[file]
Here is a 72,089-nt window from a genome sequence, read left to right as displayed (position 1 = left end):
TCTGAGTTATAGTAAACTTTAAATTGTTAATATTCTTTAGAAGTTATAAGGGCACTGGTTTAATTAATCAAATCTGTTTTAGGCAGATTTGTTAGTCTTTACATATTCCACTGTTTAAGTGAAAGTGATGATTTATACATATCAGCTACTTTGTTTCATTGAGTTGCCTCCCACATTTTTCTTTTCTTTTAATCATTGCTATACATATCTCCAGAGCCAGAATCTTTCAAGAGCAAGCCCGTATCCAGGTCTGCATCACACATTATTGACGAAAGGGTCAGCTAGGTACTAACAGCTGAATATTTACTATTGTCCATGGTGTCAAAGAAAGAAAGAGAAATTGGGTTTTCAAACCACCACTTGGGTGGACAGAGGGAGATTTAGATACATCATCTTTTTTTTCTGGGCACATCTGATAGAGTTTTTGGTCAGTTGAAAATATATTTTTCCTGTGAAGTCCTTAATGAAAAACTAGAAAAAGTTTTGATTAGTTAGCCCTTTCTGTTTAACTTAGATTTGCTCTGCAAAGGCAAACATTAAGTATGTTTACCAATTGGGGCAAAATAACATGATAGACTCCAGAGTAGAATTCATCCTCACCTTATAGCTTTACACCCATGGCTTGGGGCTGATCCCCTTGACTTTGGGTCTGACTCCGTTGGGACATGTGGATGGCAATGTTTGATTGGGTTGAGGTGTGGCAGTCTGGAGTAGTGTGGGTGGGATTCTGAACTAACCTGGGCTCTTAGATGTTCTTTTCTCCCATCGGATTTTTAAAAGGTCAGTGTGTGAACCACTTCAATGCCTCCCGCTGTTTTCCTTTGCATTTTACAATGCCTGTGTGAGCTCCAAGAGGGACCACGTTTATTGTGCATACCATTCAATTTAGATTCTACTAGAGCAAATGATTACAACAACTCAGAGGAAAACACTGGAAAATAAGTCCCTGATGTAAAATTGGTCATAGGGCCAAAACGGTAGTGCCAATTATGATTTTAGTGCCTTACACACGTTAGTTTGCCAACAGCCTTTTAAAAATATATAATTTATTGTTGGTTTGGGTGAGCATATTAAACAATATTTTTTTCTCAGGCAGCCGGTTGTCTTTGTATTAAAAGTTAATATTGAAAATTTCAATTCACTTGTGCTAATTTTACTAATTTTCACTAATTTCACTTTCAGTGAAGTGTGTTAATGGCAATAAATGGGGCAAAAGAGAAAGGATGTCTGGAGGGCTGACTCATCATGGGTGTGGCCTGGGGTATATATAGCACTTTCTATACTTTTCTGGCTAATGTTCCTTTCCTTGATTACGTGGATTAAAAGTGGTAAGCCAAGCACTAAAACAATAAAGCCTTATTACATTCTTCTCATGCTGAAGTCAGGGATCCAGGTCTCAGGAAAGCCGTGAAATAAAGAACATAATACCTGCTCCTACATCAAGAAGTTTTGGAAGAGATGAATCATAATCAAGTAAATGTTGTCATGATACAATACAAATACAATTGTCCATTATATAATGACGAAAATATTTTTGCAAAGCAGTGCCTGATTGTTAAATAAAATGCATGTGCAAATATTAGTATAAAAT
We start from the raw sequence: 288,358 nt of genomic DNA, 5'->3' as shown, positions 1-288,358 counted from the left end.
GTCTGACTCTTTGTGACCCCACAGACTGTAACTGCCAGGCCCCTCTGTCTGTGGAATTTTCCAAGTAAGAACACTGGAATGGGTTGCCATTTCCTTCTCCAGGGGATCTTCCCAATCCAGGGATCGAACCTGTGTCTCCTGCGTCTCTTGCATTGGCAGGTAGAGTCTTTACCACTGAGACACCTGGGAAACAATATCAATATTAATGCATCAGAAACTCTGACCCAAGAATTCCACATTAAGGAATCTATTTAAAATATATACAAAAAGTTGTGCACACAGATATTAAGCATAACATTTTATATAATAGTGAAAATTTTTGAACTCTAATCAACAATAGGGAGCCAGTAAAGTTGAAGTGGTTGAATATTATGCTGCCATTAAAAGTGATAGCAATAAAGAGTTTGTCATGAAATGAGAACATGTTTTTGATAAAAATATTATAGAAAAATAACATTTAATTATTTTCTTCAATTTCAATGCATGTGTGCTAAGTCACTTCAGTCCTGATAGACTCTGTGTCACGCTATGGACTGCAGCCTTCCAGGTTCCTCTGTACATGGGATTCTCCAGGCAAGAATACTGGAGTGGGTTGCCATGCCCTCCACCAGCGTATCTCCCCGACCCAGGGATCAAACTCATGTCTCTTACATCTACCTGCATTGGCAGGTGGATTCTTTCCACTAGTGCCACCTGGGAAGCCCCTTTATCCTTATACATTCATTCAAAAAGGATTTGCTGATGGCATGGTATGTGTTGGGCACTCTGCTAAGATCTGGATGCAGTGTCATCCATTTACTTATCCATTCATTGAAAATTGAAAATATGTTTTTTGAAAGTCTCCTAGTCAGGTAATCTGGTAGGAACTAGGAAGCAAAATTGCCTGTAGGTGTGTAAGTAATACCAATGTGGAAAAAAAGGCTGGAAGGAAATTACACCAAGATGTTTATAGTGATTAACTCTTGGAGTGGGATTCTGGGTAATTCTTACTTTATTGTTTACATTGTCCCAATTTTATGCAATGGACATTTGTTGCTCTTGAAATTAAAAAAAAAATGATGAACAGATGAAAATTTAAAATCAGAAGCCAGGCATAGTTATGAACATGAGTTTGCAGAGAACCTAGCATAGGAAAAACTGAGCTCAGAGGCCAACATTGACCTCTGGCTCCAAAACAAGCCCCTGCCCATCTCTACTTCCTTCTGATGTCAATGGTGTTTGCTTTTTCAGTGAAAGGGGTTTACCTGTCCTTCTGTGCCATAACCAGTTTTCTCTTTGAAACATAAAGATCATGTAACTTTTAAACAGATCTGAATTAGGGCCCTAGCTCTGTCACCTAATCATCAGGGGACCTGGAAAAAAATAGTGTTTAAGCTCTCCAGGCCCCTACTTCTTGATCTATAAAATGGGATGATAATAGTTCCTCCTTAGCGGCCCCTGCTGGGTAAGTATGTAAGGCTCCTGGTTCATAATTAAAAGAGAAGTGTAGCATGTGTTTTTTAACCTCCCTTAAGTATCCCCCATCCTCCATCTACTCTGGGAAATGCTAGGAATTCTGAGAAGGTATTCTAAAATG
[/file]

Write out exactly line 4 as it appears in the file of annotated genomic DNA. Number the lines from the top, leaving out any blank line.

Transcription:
GTCTGACTCTTTGTGACCCCACAGACTGTAACTGCCAGGCCCCTCTGTCTGTGGAATTTTCCAAGTAAGAACACTGGAATGGGTTGCCATTTCCTTCTCCAGGGGATCTTCCCAATCCAGGGATCGAACCTGTGTCTCCTGCGTCTCTTGCATTGGCAGGTAGAGTCTTTACCACTGAGACACCTGGGAAACAATATCAATATTAATGCATCAGAAACTCTGACCCAAGAATTCCACATTAAGGAATCTATTTAAAATATATACAAAAAGTTGTGCACACAGATATTAAGCATAACATTTTATATAATAGTGAAAATTTTTGAACTCTAATCAACAATAGGGAGCCAGTAAAGTTGAAGTGGTTGAATATTATGCTGCCATTAAAAGTGATAGCAATAAAGAGTTTGTCATGAAATGAGAACATGTTTTTGATAAAAATATTATAGAAAAATAACATTTAATTATTTTCTTCAATTTCAATGCATGTGTGCTAAGTCACTTCAGTCCTGATAGACTCTGTGTCACGCTATGGACTGCAGCCTTCCAGGTTCCTCTGTACATGGGATTCTCCAGGCAAGAATACTGGAGTGGGTTGCCATGCCCTCCACCAGCGTATCTCCCCGACCCAGGGATCAAACTCATGTCTCTTACATCTACCTGCATTGGCAGGTGGATTCTTTCCACTAGTGCCACCTGGGAAGCCCCTTTATCCTTATACATTCATTCAAAAAGGATTTGCTGATGGCATGGTATGTGTTGGGCACTCTGCTAAGATCTGGATGCAGTGTCATCCATTTACTTATCCATTCATTGAAAATTGAAAATATGTTTTTTGAAAGTCTCCTAGTCAGGTAATCTGGTAGGAACTAGGAAGCAAAATTGCCTGTAGGTGTGTAAGTAATACCAATGTGGAAAAAAAGGCTGGAAGGAAATTACACCAAGATGTTTATAGTGATTAACTCTTGGAGTGGGATTCTGGGTAATTCTTACTTTATTGTTTACATTGTCCCAATTTTATGCAATGGACATTTGTTGCTCTTGAAATTAAAAAAAAAATGATGAACAGATGAAAATTTAAAATCAGAAGCCAGGCATAGTTATGAACATGAGTTTGCAGAGAACCTAGCATAGGAAAAACTGAGCTCAGAGGCCAACATTGACCTCTGGCTCCAAAACAAGCCCCTGCCCATCTCTACTTCCTTCTGATGTCAATGGTGTTTGCTTTTTCAGTGAAAGGGGTTTACCTGTCCTTCTGTGCCATAACCAGTTTTCTCTTTGAAACATAAAGATCATGTAACTTTTAAACAGATCTGAATTAGGGCCCTAGCTCTGTCACCTAATCATCAGGGGACCTGGAAAAAAATAGTGTTTAAGCTCTCCAGGCCCCTACTTCTTGATCTATAAAATGGGATGATAATAGTTCCTCCTTAGCGGCCCCTGCTGGGTAAGTATGTAAGGCTCCTGGTTCATAATTAAAAGAGAAGTGTAGCATGTGTTTTTTAACCTCCCTTAAGTATCCCCCATCCTCCATCTACTCTGGGAAATGCTAGGAATTCTGAGAAGGTATTCTAAAATG